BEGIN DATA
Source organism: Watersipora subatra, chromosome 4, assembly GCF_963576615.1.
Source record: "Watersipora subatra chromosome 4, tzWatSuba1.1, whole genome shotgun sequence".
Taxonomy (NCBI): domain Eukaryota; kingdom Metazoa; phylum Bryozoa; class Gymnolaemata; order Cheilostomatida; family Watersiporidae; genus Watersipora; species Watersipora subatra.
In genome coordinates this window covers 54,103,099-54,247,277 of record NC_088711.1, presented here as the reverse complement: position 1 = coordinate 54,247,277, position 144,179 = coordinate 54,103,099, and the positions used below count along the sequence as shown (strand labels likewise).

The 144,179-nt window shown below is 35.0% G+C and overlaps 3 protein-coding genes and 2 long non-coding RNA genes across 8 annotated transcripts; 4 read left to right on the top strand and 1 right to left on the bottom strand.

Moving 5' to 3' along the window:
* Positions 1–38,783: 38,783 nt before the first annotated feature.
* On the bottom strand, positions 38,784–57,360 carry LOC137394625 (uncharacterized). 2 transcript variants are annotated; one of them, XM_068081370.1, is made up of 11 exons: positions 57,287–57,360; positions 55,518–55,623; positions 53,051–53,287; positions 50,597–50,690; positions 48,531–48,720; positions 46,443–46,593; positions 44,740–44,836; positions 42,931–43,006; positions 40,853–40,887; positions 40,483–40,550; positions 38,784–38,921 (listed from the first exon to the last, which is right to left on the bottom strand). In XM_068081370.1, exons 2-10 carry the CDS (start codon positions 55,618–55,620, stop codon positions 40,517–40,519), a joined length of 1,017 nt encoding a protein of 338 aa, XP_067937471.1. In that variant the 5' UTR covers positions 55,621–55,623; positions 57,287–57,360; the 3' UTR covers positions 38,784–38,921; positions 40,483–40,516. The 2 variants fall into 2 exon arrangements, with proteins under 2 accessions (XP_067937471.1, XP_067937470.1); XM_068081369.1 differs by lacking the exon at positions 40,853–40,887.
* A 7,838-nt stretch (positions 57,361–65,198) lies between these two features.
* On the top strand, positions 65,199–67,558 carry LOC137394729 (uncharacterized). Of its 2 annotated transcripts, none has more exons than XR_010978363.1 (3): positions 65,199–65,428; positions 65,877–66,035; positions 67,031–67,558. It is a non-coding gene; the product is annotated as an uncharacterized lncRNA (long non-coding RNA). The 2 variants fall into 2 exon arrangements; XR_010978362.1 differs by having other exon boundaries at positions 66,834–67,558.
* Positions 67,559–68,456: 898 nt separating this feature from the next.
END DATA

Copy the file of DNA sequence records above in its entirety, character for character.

Source organism: Watersipora subatra, chromosome 4, assembly GCF_963576615.1.
Source record: "Watersipora subatra chromosome 4, tzWatSuba1.1, whole genome shotgun sequence".
Taxonomy (NCBI): domain Eukaryota; kingdom Metazoa; phylum Bryozoa; class Gymnolaemata; order Cheilostomatida; family Watersiporidae; genus Watersipora; species Watersipora subatra.
In genome coordinates this window covers 54,103,099-54,247,277 of record NC_088711.1, presented here as the reverse complement: position 1 = coordinate 54,247,277, position 144,179 = coordinate 54,103,099, and the positions used below count along the sequence as shown (strand labels likewise).

The 144,179-nt window shown below is 35.0% G+C and overlaps 3 protein-coding genes and 2 long non-coding RNA genes across 8 annotated transcripts; 4 read left to right on the top strand and 1 right to left on the bottom strand.

Moving 5' to 3' along the window:
* Positions 1–38,783: 38,783 nt before the first annotated feature.
* On the bottom strand, positions 38,784–57,360 carry LOC137394625 (uncharacterized). 2 transcript variants are annotated; one of them, XM_068081370.1, is made up of 11 exons: positions 57,287–57,360; positions 55,518–55,623; positions 53,051–53,287; positions 50,597–50,690; positions 48,531–48,720; positions 46,443–46,593; positions 44,740–44,836; positions 42,931–43,006; positions 40,853–40,887; positions 40,483–40,550; positions 38,784–38,921 (listed from the first exon to the last, which is right to left on the bottom strand). In XM_068081370.1, exons 2-10 carry the CDS (start codon positions 55,618–55,620, stop codon positions 40,517–40,519), a joined length of 1,017 nt encoding a protein of 338 aa, XP_067937471.1. In that variant the 5' UTR covers positions 55,621–55,623; positions 57,287–57,360; the 3' UTR covers positions 38,784–38,921; positions 40,483–40,516. The 2 variants fall into 2 exon arrangements, with proteins under 2 accessions (XP_067937471.1, XP_067937470.1); XM_068081369.1 differs by lacking the exon at positions 40,853–40,887.
* A 7,838-nt stretch (positions 57,361–65,198) lies between these two features.
* On the top strand, positions 65,199–67,558 carry LOC137394729 (uncharacterized). Of its 2 annotated transcripts, none has more exons than XR_010978363.1 (3): positions 65,199–65,428; positions 65,877–66,035; positions 67,031–67,558. It is a non-coding gene; the product is annotated as an uncharacterized lncRNA (long non-coding RNA). The 2 variants fall into 2 exon arrangements; XR_010978362.1 differs by having other exon boundaries at positions 66,834–67,558.
* Positions 67,559–68,456: 898 nt separating this feature from the next.